More often than not during lessons while a student is singing a song, I’ll ask them how their breathing was in terms of ease. Since I prefer to teach amateurs and beginner level singers, they usually respond by saying that they felt short of breath using the breath points we put in the song for the purpose of phrasing. For the cases when they are not short of breath, I notice that they took at least twice as many breaths as they were supposed to for phrasing purposes. I keep mentioning breath points and phrasing purposes because in my opinion, the hardest part about singing is remembering to do it correctly, consistently.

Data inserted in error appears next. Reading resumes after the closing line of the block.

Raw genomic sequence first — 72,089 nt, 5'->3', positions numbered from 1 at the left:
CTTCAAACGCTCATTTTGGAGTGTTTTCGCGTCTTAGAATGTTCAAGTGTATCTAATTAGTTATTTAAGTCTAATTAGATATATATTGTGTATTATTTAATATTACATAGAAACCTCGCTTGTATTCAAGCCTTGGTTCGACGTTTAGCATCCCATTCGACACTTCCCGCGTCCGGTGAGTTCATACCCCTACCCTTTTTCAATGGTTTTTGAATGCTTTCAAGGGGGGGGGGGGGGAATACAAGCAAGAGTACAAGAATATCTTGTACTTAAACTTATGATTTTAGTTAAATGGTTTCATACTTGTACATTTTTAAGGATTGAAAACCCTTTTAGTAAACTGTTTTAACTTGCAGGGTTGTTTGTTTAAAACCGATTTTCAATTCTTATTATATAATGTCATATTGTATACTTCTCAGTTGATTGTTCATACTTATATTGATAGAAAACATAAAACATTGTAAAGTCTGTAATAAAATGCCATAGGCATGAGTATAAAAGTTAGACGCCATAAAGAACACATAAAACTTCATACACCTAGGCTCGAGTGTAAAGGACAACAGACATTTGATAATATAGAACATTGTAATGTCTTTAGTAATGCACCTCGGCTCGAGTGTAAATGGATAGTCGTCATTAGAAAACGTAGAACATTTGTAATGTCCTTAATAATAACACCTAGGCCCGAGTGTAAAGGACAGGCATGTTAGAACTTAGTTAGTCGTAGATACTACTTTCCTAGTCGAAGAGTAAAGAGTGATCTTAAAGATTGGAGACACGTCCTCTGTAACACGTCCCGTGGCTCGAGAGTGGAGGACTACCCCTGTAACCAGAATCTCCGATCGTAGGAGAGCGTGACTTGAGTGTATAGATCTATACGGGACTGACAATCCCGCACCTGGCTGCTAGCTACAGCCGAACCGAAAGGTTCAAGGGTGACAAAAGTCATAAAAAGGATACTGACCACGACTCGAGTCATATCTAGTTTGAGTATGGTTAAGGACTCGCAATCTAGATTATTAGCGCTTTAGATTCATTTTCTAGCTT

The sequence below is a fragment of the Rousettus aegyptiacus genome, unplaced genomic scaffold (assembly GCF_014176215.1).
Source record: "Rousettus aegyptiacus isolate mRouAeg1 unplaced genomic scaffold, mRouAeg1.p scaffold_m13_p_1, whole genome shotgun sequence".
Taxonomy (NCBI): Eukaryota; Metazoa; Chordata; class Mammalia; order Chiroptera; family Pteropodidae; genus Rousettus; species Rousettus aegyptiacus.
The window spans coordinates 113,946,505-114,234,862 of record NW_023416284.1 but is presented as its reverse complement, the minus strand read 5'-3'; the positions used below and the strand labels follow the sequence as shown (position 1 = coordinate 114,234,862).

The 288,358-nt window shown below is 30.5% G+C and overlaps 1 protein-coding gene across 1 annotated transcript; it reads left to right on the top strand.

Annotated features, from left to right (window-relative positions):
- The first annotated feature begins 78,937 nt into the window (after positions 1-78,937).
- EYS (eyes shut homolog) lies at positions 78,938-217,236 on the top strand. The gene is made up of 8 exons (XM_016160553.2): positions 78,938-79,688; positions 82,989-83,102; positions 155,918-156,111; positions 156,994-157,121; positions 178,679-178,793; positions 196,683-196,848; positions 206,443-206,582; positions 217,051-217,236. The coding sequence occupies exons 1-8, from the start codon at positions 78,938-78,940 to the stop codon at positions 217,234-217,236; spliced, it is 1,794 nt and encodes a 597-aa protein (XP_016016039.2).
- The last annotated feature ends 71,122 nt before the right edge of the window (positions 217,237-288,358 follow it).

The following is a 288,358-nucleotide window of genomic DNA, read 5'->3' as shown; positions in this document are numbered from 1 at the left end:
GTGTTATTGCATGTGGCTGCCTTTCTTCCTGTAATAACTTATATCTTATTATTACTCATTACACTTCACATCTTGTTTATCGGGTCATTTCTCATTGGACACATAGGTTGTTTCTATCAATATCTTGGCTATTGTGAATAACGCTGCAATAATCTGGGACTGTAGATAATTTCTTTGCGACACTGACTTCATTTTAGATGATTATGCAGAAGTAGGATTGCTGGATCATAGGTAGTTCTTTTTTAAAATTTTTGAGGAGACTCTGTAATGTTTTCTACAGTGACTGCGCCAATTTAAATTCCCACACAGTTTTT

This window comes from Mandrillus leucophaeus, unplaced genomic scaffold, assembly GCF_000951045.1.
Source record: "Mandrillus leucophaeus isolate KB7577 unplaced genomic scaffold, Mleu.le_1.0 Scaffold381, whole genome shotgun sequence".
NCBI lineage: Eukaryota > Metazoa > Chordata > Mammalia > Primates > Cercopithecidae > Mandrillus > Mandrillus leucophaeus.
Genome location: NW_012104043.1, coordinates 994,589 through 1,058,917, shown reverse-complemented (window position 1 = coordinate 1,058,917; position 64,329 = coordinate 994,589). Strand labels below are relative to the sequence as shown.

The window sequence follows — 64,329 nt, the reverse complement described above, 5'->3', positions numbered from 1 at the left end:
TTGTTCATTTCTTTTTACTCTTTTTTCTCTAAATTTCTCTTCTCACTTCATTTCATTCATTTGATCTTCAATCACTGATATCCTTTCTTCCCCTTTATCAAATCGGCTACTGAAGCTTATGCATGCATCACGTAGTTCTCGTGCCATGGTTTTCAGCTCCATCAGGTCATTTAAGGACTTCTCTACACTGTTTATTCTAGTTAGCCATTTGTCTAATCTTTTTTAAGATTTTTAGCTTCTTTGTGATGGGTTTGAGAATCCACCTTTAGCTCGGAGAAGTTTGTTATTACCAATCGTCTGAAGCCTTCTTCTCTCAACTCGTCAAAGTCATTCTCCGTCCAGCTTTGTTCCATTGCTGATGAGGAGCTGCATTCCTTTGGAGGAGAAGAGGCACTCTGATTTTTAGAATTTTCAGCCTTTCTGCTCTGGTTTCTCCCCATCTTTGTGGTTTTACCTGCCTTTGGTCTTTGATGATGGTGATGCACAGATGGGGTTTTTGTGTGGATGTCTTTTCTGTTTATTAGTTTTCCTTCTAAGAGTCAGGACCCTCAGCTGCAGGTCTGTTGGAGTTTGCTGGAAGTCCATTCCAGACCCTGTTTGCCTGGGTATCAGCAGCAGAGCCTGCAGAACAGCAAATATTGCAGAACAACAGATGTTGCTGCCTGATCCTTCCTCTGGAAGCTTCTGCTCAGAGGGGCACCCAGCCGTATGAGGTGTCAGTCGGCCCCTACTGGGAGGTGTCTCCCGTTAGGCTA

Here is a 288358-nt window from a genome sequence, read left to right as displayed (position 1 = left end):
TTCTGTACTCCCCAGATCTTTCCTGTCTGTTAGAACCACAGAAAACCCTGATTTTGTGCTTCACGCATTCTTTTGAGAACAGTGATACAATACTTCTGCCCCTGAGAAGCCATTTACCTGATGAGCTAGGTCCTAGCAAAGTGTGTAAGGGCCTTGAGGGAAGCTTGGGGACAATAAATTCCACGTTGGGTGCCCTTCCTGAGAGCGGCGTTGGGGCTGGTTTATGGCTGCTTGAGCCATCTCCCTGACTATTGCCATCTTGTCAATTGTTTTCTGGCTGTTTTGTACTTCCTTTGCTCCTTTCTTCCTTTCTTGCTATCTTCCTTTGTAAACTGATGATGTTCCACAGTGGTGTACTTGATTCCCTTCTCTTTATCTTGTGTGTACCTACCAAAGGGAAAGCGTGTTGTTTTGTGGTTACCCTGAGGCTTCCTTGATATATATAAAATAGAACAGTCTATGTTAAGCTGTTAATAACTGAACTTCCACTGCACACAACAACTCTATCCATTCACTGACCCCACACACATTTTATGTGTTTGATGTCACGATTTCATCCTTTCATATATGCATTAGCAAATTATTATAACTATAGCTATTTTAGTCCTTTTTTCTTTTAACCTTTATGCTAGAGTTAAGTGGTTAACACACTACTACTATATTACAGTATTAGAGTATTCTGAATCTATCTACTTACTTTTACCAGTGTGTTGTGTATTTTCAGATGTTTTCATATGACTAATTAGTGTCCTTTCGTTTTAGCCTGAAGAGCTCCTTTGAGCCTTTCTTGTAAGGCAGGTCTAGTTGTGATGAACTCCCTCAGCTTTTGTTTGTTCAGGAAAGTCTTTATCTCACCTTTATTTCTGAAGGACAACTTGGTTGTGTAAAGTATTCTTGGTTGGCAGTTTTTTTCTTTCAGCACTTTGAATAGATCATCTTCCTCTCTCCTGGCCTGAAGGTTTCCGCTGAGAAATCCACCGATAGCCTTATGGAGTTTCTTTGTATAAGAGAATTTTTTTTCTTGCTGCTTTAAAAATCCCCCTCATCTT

To help students automate their singing I usually begin my lessons with breathing exercises, increasing in difficulty from lesson to lesson. This way they can not only learn to feel where the air is supposed to be produced, but learn to gain total control of it. For example, a beginner level student would be asked to breath in for four counts, then exhale for four counts through what I like to refer to as a ‘straw breath.’ The reason I choose to use my straw breath technique is because I’ve found through years of application that I can breathe towards my diaphragm more efficiently and allow my lungs to fill up with more air when I take a breath through my mouth as if I were sipping through a straw. after simplifying this very important technique for myself by referring to it as a ‘straw breath’, I taught myself how to take breaths effectively no matter what shape my was currently in, and even through my nose by inhaling to full capacity as my #1 objective while singing.
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